Role of 12/15-lipoxygenase in nitrosative stress and peripheral prediabetic and diabetic neuropathies
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This study evaluated the role of 12/15-lipoxygenase, which converts arachidonic acid to 12(S)- and 15(S)-hydroxyeicosatetraenoic acids, in nitrosative stress in the peripheral nervous system and peripheral prediabetic and diabetic neuropathies. The experiments were performed in C57BL6/J mice made diabetic with streptozotocin or fed a high-fat diet and in human Schwann cells cultured in 5.5 or 30 mM glucose. 12/15-Lipoxygenase overexpression and activation were present in sciatic nerve and spinal cord of diabetic and high-fat diet-fed mice, as well as in human Schwann cells cultured in high concentrations of D-, but not L-glucose. 12/15-Lipoxygenase inhibition by cinnamy1-3,4-dihydroxy-alpha-cyanocinnamate (8 mg kg(-1) day(-1) Sc, for 4 weeks after 12 weeks without treatment) alleviated the accumulation of nitrated proteins in the sciatic nerve and spinal cord, and large and small nerve fiber dysfunction, but not intraepidermal nerve fiber loss. 12/15-Lipoxygenase gene deficiency alleviated nitrosative stress and nerve conduction deficit, but not small sensory fiber neuropathy, in high-fat-diet-fed mice. In conclusion, 12/15-lipoxygenase is implicated in nitrosative stress and peripheral neuropathy in mouse models of type 1 and early type 2 diabetes. Its presence in human Schwann cells and upregulation by high glucose suggest a potential involvement in human disease. (C) 2010 Elsevier Inc. All rights reserved.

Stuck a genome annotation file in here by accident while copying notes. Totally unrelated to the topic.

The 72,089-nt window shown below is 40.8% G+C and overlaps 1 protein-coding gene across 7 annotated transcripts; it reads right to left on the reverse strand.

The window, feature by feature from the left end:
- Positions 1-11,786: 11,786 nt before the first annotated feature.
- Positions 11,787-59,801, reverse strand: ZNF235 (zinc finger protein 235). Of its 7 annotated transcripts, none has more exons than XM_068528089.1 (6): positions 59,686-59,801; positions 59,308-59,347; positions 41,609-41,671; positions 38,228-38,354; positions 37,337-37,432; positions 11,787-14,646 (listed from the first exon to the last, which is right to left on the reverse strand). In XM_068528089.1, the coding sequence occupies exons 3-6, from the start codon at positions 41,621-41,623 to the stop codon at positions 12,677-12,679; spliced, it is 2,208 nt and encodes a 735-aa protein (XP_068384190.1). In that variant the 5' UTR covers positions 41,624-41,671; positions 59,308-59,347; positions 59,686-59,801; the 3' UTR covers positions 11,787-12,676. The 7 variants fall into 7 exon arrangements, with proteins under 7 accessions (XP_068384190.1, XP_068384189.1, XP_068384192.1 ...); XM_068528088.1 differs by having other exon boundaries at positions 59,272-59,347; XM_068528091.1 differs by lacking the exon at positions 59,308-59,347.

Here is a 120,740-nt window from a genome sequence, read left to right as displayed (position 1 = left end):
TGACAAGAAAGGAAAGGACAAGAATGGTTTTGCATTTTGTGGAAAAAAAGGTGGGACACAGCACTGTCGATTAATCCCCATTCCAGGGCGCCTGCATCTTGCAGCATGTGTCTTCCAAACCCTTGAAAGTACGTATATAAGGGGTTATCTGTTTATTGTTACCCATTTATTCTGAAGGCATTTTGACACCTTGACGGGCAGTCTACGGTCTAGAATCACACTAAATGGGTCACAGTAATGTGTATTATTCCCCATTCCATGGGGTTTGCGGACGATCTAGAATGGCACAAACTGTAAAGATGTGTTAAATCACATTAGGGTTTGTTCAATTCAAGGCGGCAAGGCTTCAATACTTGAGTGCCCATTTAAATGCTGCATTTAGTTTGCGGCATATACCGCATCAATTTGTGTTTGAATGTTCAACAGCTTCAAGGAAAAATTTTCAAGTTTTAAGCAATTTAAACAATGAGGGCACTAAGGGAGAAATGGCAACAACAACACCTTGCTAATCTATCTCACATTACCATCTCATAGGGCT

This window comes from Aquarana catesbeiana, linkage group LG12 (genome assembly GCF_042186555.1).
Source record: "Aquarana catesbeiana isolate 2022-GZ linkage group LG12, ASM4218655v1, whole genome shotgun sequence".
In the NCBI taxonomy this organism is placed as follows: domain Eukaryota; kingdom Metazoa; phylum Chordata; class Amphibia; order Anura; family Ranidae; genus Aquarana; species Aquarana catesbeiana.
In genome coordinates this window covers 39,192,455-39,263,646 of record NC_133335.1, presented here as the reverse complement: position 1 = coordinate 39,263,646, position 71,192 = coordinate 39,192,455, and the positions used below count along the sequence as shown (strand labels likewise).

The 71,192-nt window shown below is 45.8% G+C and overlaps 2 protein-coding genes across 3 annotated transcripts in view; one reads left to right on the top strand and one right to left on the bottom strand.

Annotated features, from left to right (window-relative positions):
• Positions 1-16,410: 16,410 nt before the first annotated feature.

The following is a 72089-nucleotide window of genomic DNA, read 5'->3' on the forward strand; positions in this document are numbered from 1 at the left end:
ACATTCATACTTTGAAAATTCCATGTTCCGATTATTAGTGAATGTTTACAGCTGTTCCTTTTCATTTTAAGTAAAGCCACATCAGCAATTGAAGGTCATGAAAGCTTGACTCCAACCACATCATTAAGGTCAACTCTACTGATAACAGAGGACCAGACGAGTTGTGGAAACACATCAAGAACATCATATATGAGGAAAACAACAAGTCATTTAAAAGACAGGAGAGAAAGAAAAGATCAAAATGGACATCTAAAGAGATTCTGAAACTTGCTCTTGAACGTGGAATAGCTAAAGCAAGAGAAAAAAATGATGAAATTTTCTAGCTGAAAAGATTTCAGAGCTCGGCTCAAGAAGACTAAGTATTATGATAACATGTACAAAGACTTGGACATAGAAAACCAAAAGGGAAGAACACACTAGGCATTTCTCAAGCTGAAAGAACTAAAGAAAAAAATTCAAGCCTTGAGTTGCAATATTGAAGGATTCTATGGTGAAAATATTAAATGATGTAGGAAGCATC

|Number of pages||10|
|Journal||Free Radical Biology and Medicine|
|Publication status||Published - 1 Sep 2010|
- 12(S)-Hydroxyeicosatetraenoic acid, Tactile allodynia, Peripheral diabetic neuropathy, Free radicals, Thermal algesia, Human Schwann cell, Nerve conduction, Intraepidermal nerve fiber density, 12/15-Lipoxygenase, Nitrosative stress